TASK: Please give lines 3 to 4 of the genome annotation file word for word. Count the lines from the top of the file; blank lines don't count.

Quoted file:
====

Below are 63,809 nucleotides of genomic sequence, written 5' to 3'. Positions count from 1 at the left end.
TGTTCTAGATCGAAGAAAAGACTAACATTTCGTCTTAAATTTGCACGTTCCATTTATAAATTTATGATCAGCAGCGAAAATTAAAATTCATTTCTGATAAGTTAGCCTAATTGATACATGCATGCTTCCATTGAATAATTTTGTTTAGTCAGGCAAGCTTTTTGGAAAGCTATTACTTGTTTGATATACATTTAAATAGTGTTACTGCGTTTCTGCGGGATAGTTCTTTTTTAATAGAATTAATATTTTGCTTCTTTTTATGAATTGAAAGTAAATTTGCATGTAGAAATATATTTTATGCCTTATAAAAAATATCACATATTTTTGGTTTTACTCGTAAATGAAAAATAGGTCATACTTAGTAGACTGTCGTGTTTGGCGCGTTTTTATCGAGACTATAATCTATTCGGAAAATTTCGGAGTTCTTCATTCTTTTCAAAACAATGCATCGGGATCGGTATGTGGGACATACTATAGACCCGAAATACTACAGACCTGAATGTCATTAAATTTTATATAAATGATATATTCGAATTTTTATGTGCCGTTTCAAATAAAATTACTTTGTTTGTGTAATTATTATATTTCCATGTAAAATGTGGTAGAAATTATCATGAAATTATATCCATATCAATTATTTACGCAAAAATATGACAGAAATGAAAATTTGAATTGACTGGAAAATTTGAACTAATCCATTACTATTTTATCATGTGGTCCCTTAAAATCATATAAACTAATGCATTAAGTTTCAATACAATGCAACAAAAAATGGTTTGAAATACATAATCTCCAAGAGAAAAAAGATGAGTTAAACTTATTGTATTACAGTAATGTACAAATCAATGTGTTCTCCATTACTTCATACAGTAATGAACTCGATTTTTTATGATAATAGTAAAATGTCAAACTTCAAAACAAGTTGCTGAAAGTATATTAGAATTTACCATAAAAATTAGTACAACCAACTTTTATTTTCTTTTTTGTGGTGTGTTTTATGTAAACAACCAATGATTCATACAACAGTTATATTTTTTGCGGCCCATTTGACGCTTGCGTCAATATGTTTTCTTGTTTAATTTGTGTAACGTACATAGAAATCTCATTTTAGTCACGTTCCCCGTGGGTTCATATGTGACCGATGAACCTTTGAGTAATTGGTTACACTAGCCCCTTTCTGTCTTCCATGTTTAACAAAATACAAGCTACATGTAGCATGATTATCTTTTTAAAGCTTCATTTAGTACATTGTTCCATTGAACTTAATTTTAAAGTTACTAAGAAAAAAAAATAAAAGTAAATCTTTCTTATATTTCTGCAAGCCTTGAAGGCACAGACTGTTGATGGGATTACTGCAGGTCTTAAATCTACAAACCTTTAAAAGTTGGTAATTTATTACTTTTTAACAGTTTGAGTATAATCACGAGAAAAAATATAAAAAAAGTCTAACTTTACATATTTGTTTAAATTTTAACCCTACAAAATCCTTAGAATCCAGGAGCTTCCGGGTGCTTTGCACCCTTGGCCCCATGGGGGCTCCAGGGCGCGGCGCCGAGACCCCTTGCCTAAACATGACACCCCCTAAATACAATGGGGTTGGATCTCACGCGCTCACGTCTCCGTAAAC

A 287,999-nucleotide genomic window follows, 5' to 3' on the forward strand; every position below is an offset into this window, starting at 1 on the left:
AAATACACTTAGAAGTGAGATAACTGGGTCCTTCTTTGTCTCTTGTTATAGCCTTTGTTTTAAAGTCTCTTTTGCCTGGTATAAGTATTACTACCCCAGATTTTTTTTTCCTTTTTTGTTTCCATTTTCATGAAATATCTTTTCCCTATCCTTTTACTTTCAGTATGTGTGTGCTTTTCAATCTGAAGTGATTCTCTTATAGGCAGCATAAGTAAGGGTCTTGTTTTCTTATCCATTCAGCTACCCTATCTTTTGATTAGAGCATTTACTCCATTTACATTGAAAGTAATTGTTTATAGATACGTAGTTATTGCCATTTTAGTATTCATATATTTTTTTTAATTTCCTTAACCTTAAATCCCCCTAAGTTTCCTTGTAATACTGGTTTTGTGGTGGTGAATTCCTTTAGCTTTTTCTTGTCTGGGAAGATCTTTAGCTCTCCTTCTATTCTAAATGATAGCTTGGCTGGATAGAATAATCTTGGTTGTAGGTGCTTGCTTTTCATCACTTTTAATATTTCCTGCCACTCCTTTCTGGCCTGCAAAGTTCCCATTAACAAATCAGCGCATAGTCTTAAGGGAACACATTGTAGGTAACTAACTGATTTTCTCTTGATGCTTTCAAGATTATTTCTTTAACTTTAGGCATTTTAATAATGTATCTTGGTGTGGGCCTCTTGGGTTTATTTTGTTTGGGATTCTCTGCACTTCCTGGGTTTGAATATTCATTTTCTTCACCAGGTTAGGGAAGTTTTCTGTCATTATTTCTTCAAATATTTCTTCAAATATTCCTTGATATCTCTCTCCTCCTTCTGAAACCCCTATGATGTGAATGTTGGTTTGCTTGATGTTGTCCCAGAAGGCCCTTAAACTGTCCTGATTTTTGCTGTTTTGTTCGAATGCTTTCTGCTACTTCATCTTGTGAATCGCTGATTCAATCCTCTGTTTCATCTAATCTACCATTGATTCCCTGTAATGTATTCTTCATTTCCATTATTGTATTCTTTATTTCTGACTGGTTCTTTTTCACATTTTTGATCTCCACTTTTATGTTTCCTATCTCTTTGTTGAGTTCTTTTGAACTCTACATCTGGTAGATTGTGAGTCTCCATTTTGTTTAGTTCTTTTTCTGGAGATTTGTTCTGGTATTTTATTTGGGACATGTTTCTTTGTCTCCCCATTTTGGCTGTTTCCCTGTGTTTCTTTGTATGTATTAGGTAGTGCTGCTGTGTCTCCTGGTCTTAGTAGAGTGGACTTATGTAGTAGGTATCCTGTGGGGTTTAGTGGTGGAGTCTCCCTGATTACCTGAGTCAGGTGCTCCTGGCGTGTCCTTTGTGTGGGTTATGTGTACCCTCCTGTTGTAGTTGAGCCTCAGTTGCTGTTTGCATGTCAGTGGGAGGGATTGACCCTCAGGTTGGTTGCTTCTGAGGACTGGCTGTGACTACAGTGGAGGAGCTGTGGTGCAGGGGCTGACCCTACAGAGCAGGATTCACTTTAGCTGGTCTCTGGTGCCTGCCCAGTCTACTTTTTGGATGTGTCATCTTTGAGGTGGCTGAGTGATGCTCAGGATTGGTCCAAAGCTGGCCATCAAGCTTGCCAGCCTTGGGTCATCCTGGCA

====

A 287,999-nucleotide genomic window follows, 5' to 3' on the forward strand; every position below is an offset into this window, starting at 1 on the left:
AAATACACTTAGAAGTGAGATAACTGGGTCCTTCTTTGTCTCTTGTTATAGCCTTTGTTTTAAAGTCTCTTTTGCCTGGTATAAGTATTACTACCCCAGATTTTTTTTTCCTTTTTTGTTTCCATTTTCATGAAATATCTTTTCCCTATCCTTTTACTTTCAGTATGTGTGTGCTTTTCAATCTGAAGTGATTCTCTTATAGGCAGCATAAGTAAGGGTCTTGTTTTCTTATCCATTCAGCTACCCTATCTTTTGATTAGAGCATTTACTCCATTTACATTGAAAGTAATTGTTTATAGATACGTAGTTATTGCCATTTTAGTATTCATATATTTTTTTTAATTTCCTTAACCTTAAATCCCCCTAAGTTTCCTTGTAATACTGGTTTTGTGGTGGTGAATTCCTTTAGCTTTTTCTTGTCTGGGAAGATCTTTAGCTCTCCTTCTATTCTAAATGATAGCTTGGCTGGATAGAATAATCTTGGTTGTAGGTGCTTGCTTTTCATCACTTTTAATATTTCCTGCCACTCCTTTCTGGCCTGCAAAGTTCCCATTAACAAATCAGCGCATAGTCTTAAGGGAACACATTGTAGGTAACTAACTGATTTTCTCTTGATGCTTTCAAGATTATTTCTTTAACTTTAGGCATTTTAATAATGTATCTTGGTGTGGGCCTCTTGGGTTTATTTTGTTTGGGATTCTCTGCACTTCCTGGGTTTGAATATTCATTTTCTTCACCAGGTTAGGGAAGTTTTCTGTCATTATTTCTTCAAATATTTCTTCAAATATTCCTTGATATCTCTCTCCTCCTTCTGAAACCCCTATGATGTGAATGTTGGTTTGCTTGATGTTGTCCCAGAAGGCCCTTAAACTGTCCTGATTTTTGCTGTTTTGTTCGAATGCTTTCTGCTACTTCATCTTGTGAATCGCTGATTCAATCCTCTGTTTCATCTAATCTACCATTGATTCCCTGTAATGTATTCTTCATTTCCATTATTGTATTCTTTATTTCTGACTGGTTCTTTTTCACATTTTTGATCTCCACTTTTATGTTTCCTATCTCTTTGTTGAGTTCTTTTGAACTCTACATCTGGTAGATTGTGAGTCTCCATTTTGTTTAGTTCTTTTTCTGGAGATTTGTTCTGGTATTTTATTTGGGACATGTTTCTTTGTCTCCCCATTTTGGCTGTTTCCCTGTGTTTCTTTGTATGTATTAGGTAGTGCTGCTGTGTCTCCTGGTCTTAGTAGAGTGGACTTATGTAGTAGGTATCCTGTGGGGTTTAGTGGTGGAGTCTCCCTGATTACCTGAGTCAGGTGCTCCTGGCGTGTCCTTTGTGTGGGTTATGTGTACCCTCCTGTTGTAGTTGAGCCTCAGTTGCTGTTTGCATGTCAGTGGGAGGGATTGACCCTCAGGTTGGTTGCTTCTGAGGACTGGCTGTGACTACAGTGGAGGAGCTGTGGTGCAGGGGCTGACCCTACAGAGCAGGATTCACTTTAGCTGGTCTCTGGTGCCTGCCCAGTCTACTTTTTGGATGTGTCATCTTTGAGGTGGCTGAGTGATGCTCAGGATTGGTCCAAAGCTGGCCATCAAGCTTGCCAGCCTTGGGTCATCCTGGCA